The solution is to use external feedback (see figure 2). The sensor input enables the control system to position accurately even with slip. “It’s not that the slip is not there, but you’re counting pulses,” says Craig Dahlquist, Application Engineer, Lenze Americas (Uxbridge, Massachusetts). “If you’re going one inch, the system says, I need to go one inch, and I have so many pulses per inch. It’s not worried about how many sinusoidal waves it puts to the motor and how much gets slip.  It doesn’t care.  It just goes until it gets to the right amount of counts.”

VFDs running under closed-loop vector control are capable of very high accuracy and repeatability. Applications include automated guided forklifts, storage and retrieval units, hoists, smart conveyors, palletizers, freight elevators, and similar (see Figure 3).

When to Choose a VFD
VFDs are effective for budget-sensitive applications requiring only moderate positioning accuracies and resolutions. “When you need accuracy between 0.5 mm to 2 mm, in general, VFDs will work,” says Dahlquist. “When you get into accuracies around 0.1 mm or 0.01 mm, that’s when we’ll go to a servo.”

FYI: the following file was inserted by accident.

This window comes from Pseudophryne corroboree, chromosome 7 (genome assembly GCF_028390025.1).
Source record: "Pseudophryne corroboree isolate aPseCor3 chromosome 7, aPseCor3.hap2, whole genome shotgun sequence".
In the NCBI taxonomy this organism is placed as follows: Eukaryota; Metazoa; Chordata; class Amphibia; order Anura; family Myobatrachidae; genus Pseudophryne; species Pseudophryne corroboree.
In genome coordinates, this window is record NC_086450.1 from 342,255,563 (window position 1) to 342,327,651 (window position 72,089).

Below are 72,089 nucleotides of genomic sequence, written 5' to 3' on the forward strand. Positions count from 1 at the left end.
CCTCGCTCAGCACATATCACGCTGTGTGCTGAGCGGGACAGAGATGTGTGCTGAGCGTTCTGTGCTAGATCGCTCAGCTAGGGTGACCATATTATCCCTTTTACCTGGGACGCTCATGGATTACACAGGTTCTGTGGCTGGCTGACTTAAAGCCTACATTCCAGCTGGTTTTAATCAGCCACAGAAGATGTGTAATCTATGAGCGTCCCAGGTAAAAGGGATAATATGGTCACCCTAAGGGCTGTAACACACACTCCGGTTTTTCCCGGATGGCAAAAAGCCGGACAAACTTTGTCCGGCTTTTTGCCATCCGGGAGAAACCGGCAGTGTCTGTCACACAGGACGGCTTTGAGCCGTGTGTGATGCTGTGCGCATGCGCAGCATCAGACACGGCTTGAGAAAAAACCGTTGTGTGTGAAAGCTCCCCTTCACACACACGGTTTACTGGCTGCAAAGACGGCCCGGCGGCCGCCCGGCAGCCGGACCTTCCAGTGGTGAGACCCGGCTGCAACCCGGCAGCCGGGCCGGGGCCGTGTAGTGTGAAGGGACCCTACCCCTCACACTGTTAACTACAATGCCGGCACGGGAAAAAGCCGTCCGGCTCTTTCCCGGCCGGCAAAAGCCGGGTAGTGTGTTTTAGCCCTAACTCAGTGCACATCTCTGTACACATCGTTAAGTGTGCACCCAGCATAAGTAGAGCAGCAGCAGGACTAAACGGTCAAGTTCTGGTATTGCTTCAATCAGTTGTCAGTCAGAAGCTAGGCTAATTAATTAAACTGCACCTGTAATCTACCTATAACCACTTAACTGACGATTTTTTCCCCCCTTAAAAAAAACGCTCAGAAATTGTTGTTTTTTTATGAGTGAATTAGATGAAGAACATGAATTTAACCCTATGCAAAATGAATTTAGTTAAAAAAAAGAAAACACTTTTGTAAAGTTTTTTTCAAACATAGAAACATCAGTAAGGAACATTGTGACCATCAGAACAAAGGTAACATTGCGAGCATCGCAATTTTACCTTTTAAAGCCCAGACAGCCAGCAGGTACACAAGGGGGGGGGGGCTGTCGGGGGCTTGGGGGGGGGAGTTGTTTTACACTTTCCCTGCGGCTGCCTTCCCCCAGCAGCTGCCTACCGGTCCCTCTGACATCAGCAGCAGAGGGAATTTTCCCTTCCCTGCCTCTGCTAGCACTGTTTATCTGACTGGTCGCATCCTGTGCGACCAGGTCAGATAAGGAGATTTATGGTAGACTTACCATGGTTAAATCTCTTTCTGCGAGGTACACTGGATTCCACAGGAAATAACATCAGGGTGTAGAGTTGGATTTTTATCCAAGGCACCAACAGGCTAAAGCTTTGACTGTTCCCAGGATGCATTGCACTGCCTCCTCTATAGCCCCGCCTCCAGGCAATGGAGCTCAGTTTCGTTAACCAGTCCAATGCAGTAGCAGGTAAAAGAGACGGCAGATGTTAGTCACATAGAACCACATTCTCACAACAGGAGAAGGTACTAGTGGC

“A servo drive is just a much precise type of control,” says Ortiz. “Accuracy for a VFD is roughly 1.5° compared to 0.05° for a servo. If you want really high precision type of control, a servo is still the best solution to go with but if the customer is just looking for basic type of movement, then a VFD could do the job.”

Figure 3: Common applications for closed-loop vector control VFDs include storage and retrieval robots and smart warehouses (left) and large-frame automated guided vehicles (right).

Sensor-less Vector Control
The term sensor-less vector control is something of a misnomer. The scheme gets its name from the fact that the drive is operated without external feedback. Instead, it receives input from current sensors inside the motor. The data is combined with a mathematical model to create an adaptive magnetic flux observer to track the motion of the motor.

Although VFDs operated with sensor-less vector control can be used with AC induction motors, in practice, they are used with permanent magnet DC motors. The synchronous behavior of the PM motor allows the combination to achieve good positioning accuracy and repeatability, as well as tight speed control.